Friday, July 20, 2012

The Totem by David Morrell (1979): Run from the Hills, Run for Your Lives

Chosen as an entry for Horror: 100 Best Books by none other than notorious gore-king Shaun Hutson, the nature thriller The Totem is the third novel from David Morrell, and his first in the horror genre. Morrell isn't a huge figure in modern horror fiction - although he wrote one of my favorite horror stories ever, "Orange is for Anguish, Blue for Insanity" - but he created one of the '80s hugest and most recognizable pop-culture fictional figures, one John Rambo, the protagonist of his 1971 debut title, First Blood. Although I've never read that, I know you can dig this first edition paperback of it:

The Totem is another one of those books that was edited down greatly from its original manuscript form, then republished years later (in this case, 1995) with all edits restored. I read the 1985 Ballantine books paperback (seen below; at top is the first paperback, Fawcett Crest August 1980, fantastic cover, thanks to Secondhand Horror) so I don't know first hand what was "missing," and don't think the book needed much more than it had: it's a dour, no-nonsense, single-minded tale that grimly presents flawed and frightened men trying to forget past failures as they confront... well, somethings from the hilly wilds just above a small Wyoming town, something making mincemeat, and more, of innocent citizens. There is disease running through the veins of these somethings, a new kind of rabies - but it brings the same old kind of death.

Opening with a cinematic and suspenseful scene in a working-man's bar, The Totem wastes no time introducing us to Potter's Field, that small Wyoming town residing beneath a gorgeous mountain range. The usual cast of characters show up: the police chief, Slaughter, newish in town from back east; the old coroner, Markle, who'll be dispatched promptly; the younger medical examiner, Accum, who'll replace him, but who hides a hideous secret; Parsons, the wily, oily mayor/newspaper publisher; Dunlap, the alcoholic journalist returning to town after disgrace; and various other cops and love interest and town-folk and their children. Potter's Field comes complete with its own dark past: once in the early '70s a caravan of back-to-nature types, under the aegis of rich and eccentric Quiller, took to the unforgiving mountains to live in their own compound. But: They didn't know what every six-year-old around here knows instinctively. You try to take on nature. It'll kill you.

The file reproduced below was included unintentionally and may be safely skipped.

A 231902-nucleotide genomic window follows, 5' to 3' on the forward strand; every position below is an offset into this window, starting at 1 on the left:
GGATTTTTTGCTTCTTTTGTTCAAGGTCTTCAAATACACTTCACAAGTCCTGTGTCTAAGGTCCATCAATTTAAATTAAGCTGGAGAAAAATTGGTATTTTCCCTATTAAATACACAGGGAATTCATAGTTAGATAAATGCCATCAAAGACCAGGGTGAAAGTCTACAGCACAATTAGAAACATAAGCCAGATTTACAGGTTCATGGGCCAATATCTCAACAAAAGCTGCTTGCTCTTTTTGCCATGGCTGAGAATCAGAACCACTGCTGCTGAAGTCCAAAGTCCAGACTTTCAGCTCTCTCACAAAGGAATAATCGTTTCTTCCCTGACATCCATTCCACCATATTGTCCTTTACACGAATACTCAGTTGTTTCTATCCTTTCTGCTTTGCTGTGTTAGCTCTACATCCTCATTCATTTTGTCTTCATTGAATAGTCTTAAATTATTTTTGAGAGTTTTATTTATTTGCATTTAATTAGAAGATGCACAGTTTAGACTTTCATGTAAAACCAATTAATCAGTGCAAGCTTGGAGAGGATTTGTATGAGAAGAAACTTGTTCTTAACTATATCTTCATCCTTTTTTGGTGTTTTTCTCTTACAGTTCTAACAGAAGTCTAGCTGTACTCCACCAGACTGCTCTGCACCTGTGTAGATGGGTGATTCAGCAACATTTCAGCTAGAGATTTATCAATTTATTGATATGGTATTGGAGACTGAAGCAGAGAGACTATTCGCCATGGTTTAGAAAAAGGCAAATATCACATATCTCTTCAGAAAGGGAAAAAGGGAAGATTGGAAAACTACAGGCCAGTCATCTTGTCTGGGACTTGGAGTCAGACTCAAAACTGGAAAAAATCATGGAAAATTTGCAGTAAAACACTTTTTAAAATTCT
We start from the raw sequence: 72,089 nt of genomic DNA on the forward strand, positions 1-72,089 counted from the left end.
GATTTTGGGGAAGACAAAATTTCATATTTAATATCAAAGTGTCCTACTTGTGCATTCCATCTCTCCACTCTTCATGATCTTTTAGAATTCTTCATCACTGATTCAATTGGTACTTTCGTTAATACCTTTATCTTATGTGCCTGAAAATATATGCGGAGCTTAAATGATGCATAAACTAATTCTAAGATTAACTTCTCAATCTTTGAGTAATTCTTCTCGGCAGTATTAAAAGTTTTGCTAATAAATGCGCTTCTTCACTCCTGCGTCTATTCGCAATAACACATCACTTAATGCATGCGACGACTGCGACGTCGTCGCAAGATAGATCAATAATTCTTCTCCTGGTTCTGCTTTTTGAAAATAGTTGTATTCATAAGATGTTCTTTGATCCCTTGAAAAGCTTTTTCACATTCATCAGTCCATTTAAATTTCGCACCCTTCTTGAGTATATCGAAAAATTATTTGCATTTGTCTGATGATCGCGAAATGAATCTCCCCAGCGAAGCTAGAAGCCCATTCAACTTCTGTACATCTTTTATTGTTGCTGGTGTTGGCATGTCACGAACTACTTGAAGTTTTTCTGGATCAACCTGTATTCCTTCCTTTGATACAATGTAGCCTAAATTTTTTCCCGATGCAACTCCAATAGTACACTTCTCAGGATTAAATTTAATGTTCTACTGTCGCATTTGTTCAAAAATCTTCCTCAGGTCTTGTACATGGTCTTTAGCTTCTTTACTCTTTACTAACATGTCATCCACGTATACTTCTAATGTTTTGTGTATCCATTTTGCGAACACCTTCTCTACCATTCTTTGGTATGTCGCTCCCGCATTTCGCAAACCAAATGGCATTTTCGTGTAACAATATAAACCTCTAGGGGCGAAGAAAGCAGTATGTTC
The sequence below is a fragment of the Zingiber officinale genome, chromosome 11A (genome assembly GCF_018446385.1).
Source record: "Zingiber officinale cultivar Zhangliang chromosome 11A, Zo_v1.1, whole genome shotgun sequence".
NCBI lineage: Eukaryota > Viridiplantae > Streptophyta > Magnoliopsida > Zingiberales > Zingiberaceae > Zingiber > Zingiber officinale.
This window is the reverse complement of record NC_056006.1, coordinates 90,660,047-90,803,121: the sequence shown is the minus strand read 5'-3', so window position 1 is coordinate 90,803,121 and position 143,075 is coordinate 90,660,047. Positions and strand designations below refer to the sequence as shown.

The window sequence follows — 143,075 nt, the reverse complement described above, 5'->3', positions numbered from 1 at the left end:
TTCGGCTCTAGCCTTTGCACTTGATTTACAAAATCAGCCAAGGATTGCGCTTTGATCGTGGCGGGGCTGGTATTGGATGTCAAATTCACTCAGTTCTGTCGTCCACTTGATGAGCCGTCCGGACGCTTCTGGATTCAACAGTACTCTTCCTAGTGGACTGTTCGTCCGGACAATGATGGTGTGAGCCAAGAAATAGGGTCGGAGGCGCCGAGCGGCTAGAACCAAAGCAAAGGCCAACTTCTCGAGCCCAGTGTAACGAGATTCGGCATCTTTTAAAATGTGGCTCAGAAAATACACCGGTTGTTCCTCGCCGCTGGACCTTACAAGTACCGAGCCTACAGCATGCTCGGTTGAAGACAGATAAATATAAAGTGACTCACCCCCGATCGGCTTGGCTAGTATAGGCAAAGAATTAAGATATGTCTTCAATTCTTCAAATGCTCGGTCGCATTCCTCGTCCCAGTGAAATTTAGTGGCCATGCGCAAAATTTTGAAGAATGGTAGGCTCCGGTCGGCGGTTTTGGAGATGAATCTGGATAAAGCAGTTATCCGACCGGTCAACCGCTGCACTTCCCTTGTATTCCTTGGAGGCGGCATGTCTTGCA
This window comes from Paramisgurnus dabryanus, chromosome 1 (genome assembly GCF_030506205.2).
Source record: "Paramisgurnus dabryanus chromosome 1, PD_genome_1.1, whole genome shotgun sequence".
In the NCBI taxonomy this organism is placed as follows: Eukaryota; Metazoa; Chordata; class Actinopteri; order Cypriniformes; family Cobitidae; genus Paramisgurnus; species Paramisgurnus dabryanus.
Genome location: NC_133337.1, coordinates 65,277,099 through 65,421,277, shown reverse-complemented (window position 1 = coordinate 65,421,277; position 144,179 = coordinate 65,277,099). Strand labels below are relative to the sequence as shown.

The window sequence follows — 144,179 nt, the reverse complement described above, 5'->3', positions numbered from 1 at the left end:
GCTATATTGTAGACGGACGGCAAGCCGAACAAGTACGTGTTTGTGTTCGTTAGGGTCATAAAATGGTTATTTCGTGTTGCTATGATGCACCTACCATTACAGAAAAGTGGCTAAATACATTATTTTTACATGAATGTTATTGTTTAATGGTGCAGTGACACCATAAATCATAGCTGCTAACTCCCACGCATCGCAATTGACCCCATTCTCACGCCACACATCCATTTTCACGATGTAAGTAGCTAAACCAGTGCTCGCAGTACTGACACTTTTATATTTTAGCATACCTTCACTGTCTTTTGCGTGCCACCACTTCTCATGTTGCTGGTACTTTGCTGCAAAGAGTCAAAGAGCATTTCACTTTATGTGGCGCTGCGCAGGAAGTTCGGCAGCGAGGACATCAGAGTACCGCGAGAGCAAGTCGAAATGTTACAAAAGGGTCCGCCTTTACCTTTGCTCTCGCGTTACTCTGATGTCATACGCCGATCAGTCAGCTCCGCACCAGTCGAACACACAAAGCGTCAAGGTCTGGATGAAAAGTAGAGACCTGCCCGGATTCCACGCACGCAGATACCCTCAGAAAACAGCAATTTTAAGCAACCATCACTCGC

Morrell, in this version of the book, has made what might be a reduction of prose and character and motivation from his original manuscript that might take some getting used to; he has a habit of referring to people simply as "he" or "she" and even "it" when describing the monstrous and possibly inhuman creatures. His prose also has that weird mix of clarity and obscurity favored, I feel, by writers influenced by Hemingway. But none of this affects the power of scenes dealing with Dunlap's drinking, Slaughter's guilt about something that happened to him back in Detroit, or especially a terrifying and saddening scenario with a little boy beset by disease. The account of Accum's moment of weakness years before is deftly and quickly told, but leaves a real chill. Action scenes come thick and fast, but that's where Morrell's talents are (you can see that element highlighted in the '90s reprint below).

The Totem isn't truly original - time and again I was reminded of other books and movies (Rabid, Raw Meat, 'Salem's Lot, even Morrell's own First Blood). The climax is underwritten but believably chaotic and satisfyingly weird - evolutionary atavisms and ancient religious iconography figure in. It's a gripping read, mostly, even in this apparently "edited" version, and while I don't agree with Hutson that it is one of horror's 100 best novels, The Totem definitely deserves to be tracked down and read.

5 comments:

bluerosekiller said...

Will - I read the '85 paperback upon it's release back then & enjoyed it. Enough, so that I decided to give the unedited version a shot when I came across that paperback for cheap in 2003. And, I enjoyed it again, even more so. That's the version I recommend. There's not a whole lot of differences, but just enough...
Morrell hasn't written too much pure genre material, but what he has is usually quite entertaining & effective. I think he does a better job of it than he does with the action stuff that he's better known for. Which, I've read my fair share of.
Peace.

Jim

Doug Brunell said...

Nice Iron Maiden reference. I have not read this one. I do remember, however, passing over it when I saw it. I'm not sure that was a mistake.

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